PC cooling is one of the most diverse and interesting markets for PC enthusiasts and manufacturers alike. Water-cooling has been with us for nearly two decades, while heatsinks have evolved unrecognisably from the original lumps of metal that were used when CPUs first became a little toasty.
We've also seen thermo-electric cooling and refrigeration used in the day-to-day running of PCs. InitialDriveGTR has been perfecting the art of another form of cooling, though - evaporative cooling.
Not only has he fully integrated this interesting and scientifically-sound method of removing heat from your liquid-cooling system, but the end result is an awesome-looking project that is a fantastic case mod in its own right.
Thankfully Benjamin Roy, aka InitialDriveGTR agreed to tell us how he made his project - known as Arctic Rain - and if you're stumped as to what evaporative cooling is, he's also included an explanation of how it works. It's over to Benjamin...
I suppose a little background on evaporative cooling is in order. I’d say back in the mid 2000s a lot of people were experimenting with alternate methods for removing the heat from a liquid cooling system. A tub with a lid, and a long plastic tube with a shower head in the top was one of the first I had ever seen.
A lot of people know these as 'Bong Coolers', presumably due to their resemblance to the smoking paraphernalia. The general concept is that you take your hot water from your cooling loop, and let it fall down the tube to the bottom, where it’s then pumped back into the cooling loop. Alone, this isn’t a very effective cooling method. Add a fan that draws air into the bottom portion of the cooler however, and you have a completely different story.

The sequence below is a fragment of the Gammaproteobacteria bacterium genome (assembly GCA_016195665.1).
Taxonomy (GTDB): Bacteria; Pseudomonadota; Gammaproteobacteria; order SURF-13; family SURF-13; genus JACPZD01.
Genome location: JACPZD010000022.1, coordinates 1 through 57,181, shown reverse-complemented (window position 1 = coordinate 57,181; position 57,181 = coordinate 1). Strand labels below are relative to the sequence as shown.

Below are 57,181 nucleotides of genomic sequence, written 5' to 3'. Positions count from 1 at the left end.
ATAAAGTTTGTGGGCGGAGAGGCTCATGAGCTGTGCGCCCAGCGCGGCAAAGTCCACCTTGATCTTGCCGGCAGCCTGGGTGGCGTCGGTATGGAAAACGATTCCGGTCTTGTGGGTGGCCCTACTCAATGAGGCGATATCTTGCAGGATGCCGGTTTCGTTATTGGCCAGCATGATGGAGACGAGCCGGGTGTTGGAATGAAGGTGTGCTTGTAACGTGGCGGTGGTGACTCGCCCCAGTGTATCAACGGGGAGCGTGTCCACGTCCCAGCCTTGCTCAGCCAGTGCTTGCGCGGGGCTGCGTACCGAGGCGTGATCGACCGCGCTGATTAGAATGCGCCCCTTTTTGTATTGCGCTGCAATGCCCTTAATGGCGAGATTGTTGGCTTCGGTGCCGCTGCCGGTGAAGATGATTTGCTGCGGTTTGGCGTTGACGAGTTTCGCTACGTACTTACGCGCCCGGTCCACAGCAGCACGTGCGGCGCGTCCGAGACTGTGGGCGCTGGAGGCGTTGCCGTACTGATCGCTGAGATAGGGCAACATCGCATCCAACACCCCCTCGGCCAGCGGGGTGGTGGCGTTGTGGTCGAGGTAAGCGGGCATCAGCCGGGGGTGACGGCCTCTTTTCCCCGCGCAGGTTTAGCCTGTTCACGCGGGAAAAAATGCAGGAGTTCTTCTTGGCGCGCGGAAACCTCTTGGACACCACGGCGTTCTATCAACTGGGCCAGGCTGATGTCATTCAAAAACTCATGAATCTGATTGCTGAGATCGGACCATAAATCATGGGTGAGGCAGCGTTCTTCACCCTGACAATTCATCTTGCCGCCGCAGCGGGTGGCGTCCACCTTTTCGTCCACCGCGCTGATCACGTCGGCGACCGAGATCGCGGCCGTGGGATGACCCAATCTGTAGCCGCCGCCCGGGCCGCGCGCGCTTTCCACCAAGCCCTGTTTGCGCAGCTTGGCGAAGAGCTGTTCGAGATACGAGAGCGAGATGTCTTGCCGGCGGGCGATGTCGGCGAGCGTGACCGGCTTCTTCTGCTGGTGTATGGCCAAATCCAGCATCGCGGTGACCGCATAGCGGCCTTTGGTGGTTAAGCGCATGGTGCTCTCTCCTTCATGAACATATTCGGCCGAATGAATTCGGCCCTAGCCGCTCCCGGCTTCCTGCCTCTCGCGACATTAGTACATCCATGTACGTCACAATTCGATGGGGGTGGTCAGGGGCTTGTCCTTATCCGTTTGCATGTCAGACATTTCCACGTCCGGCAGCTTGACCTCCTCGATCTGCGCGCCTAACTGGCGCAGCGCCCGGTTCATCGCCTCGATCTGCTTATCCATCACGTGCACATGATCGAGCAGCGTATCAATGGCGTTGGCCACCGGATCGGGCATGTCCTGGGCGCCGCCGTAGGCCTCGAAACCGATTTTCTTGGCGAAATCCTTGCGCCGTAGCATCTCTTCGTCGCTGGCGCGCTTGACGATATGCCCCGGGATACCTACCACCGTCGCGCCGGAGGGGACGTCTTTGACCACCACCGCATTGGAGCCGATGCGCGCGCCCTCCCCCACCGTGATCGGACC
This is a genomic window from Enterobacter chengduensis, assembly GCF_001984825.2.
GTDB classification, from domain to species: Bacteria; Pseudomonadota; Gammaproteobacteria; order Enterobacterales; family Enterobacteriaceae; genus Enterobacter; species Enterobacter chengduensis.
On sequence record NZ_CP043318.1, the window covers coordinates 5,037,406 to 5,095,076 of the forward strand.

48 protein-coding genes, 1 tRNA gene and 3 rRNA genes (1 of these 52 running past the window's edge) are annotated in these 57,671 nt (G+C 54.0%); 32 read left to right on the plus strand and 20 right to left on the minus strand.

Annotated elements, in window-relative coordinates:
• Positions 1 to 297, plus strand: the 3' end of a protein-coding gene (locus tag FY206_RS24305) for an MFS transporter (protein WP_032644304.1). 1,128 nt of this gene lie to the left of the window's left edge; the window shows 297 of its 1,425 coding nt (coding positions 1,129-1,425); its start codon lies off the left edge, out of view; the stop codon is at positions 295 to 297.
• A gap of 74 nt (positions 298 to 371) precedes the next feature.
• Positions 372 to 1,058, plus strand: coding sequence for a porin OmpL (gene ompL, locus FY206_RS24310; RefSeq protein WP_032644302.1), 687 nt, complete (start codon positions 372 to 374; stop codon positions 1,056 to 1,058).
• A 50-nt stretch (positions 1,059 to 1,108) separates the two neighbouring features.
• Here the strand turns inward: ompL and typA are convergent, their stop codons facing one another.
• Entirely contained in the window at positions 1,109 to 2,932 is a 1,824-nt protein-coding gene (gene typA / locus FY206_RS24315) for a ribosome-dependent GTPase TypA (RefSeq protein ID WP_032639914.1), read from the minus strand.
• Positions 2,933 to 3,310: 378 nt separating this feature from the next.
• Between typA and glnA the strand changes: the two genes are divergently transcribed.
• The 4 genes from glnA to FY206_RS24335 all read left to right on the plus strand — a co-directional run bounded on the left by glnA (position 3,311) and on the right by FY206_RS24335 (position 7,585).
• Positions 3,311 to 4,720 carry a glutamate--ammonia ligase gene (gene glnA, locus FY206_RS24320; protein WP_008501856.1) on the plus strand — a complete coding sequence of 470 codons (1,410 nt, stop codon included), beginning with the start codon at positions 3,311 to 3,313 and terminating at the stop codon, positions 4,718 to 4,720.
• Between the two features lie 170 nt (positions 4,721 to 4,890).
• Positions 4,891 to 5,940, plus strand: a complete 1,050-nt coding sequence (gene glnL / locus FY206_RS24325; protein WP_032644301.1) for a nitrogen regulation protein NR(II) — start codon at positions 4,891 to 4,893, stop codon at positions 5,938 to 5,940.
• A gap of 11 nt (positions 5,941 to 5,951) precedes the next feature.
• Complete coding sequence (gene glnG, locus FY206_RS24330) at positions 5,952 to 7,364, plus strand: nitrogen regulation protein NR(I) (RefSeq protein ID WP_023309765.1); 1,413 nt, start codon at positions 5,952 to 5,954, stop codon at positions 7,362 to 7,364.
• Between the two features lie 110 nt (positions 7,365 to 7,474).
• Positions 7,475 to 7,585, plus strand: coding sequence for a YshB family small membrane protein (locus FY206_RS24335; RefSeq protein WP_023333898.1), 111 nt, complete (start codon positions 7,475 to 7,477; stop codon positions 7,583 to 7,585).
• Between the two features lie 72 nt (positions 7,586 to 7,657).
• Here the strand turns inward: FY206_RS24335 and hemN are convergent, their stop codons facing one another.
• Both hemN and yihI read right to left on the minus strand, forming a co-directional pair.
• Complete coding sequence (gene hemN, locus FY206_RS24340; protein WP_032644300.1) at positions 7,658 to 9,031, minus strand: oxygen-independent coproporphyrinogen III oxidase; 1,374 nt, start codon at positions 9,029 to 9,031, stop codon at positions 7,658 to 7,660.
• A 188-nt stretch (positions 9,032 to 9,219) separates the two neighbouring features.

As the cool dry air is pushed into the cooler, it moves upward, out a vent at the top of the tube, or just simply around the shower head. As the air moves upwards, it gains humidity from the falling water droplets in the form of water vapor. So essentially, evaporative cooling is a method of cooling the water by evaporating the hottest water, and leaving the colder water. This method has been shown in some cases to achieve sub-ambient temperatures, something not possible with a traditional radiator based liquid cooling system. The biggest drawbacks however, are their size, and the fact that they evaporate water.
Click to enlarge - thanks to 'nub' for the photos
Now, I accidentally got into evaporative cooling (I don’t say 'bong cooling' because my designs do not resemble a bong, and I don’t like the association). On my previous case mod, I had a small waterfall type reservoir I had built. I had it for a while, and loved it. Eventually I decided to upgrade to a bigger style. Enter Project Rainfall:
Click to enlarge
It had one major issue however. The hot water would fog up the inside of the reservoir, and I couldn’t see anything, defeating the purpose. So I started researching ways of dehumidification, and discovered evaporative cooling.